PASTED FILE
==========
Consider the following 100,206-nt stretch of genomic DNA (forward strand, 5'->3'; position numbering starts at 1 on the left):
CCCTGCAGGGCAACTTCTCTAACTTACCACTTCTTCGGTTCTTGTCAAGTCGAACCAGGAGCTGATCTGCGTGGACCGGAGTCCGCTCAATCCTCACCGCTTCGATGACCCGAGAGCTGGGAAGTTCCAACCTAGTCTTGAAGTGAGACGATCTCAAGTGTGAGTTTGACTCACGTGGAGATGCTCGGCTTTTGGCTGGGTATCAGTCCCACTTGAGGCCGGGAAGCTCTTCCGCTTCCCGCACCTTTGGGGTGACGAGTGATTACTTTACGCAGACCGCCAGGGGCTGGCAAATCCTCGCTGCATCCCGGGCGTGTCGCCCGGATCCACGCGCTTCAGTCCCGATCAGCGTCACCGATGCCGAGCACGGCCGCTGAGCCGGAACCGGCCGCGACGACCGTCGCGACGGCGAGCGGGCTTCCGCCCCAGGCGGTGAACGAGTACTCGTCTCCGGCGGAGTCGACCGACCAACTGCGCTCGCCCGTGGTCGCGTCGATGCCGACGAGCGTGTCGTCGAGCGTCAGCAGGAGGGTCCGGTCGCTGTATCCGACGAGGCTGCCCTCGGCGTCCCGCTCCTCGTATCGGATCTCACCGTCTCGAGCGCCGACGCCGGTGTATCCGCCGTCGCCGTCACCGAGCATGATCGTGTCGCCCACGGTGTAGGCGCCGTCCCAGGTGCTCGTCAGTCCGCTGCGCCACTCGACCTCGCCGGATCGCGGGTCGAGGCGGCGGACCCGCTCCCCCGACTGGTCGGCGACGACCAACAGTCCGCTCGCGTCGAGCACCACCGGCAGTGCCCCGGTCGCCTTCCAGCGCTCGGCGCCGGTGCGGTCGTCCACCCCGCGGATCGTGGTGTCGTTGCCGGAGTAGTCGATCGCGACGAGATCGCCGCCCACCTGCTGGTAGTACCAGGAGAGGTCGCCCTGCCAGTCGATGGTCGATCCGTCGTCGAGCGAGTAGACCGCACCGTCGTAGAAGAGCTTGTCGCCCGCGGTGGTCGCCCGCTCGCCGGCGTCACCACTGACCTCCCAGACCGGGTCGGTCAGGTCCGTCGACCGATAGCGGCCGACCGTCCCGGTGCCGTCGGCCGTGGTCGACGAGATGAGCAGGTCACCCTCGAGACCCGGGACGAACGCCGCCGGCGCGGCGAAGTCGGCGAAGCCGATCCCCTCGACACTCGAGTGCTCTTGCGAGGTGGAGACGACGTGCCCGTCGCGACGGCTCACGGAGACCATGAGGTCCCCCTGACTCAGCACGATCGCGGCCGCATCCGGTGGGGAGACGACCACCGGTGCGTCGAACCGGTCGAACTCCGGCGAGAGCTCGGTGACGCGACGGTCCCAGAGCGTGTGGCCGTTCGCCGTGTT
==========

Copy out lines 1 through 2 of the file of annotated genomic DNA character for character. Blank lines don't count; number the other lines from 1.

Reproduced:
Consider the following 100,206-nt stretch of genomic DNA (forward strand, 5'->3'; position numbering starts at 1 on the left):
CCCTGCAGGGCAACTTCTCTAACTTACCACTTCTTCGGTTCTTGTCAAGTCGAACCAGGAGCTGATCTGCGTGGACCGGAGTCCGCTCAATCCTCACCGCTTCGATGACCCGAGAGCTGGGAAGTTCCAACCTAGTCTTGAAGTGAGACGATCTCAAGTGTGAGTTTGACTCACGTGGAGATGCTCGGCTTTTGGCTGGGTATCAGTCCCACTTGAGGCCGGGAAGCTCTTCCGCTTCCCGCACCTTTGGGGTGACGAGTGATTACTTTACGCAGACCGCCAGGGGCTGGCAAATCCTCGCTGCATCCCGGGCGTGTCGCCCGGATCCACGCGCTTCAGTCCCGATCAGCGTCACCGATGCCGAGCACGGCCGCTGAGCCGGAACCGGCCGCGACGACCGTCGCGACGGCGAGCGGGCTTCCGCCCCAGGCGGTGAACGAGTACTCGTCTCCGGCGGAGTCGACCGACCAACTGCGCTCGCCCGTGGTCGCGTCGATGCCGACGAGCGTGTCGTCGAGCGTCAGCAGGAGGGTCCGGTCGCTGTATCCGACGAGGCTGCCCTCGGCGTCCCGCTCCTCGTATCGGATCTCACCGTCTCGAGCGCCGACGCCGGTGTATCCGCCGTCGCCGTCACCGAGCATGATCGTGTCGCCCACGGTGTAGGCGCCGTCCCAGGTGCTCGTCAGTCCGCTGCGCCACTCGACCTCGCCGGATCGCGGGTCGAGGCGGCGGACCCGCTCCCCCGACTGGTCGGCGACGACCAACAGTCCGCTCGCGTCGAGCACCACCGGCAGTGCCCCGGTCGCCTTCCAGCGCTCGGCGCCGGTGCGGTCGTCCACCCCGCGGATCGTGGTGTCGTTGCCGGAGTAGTCGATCGCGACGAGATCGCCGCCCACCTGCTGGTAGTACCAGGAGAGGTCGCCCTGCCAGTCGATGGTCGATCCGTCGTCGAGCGAGTAGACCGCACCGTCGTAGAAGAGCTTGTCGCCCGCGGTGGTCGCCCGCTCGCCGGCGTCACCACTGACCTCCCAGACCGGGTCGGTCAGGTCCGTCGACCGATAGCGGCCGACCGTCCCGGTGCCGTCGGCCGTGGTCGACGAGATGAGCAGGTCACCCTCGAGACCCGGGACGAACGCCGCCGGCGCGGCGAAGTCGGCGAAGCCGATCCCCTCGACACTCGAGTGCTCTTGCGAGGTGGAGACGACGTGCCCGTCGCGACGGCTCACGGAGACCATGAGGTCCCCCTGACTCAGCACGATCGCGGCCGCATCCGGTGGGGAGACGACCACCGGTGCGTCGAACCGGTCGAACTCCGGCGAGAGCTCGGTGACGCGACGGTCCCAGAGCGTGTGGCCGTTCGCCGTGTT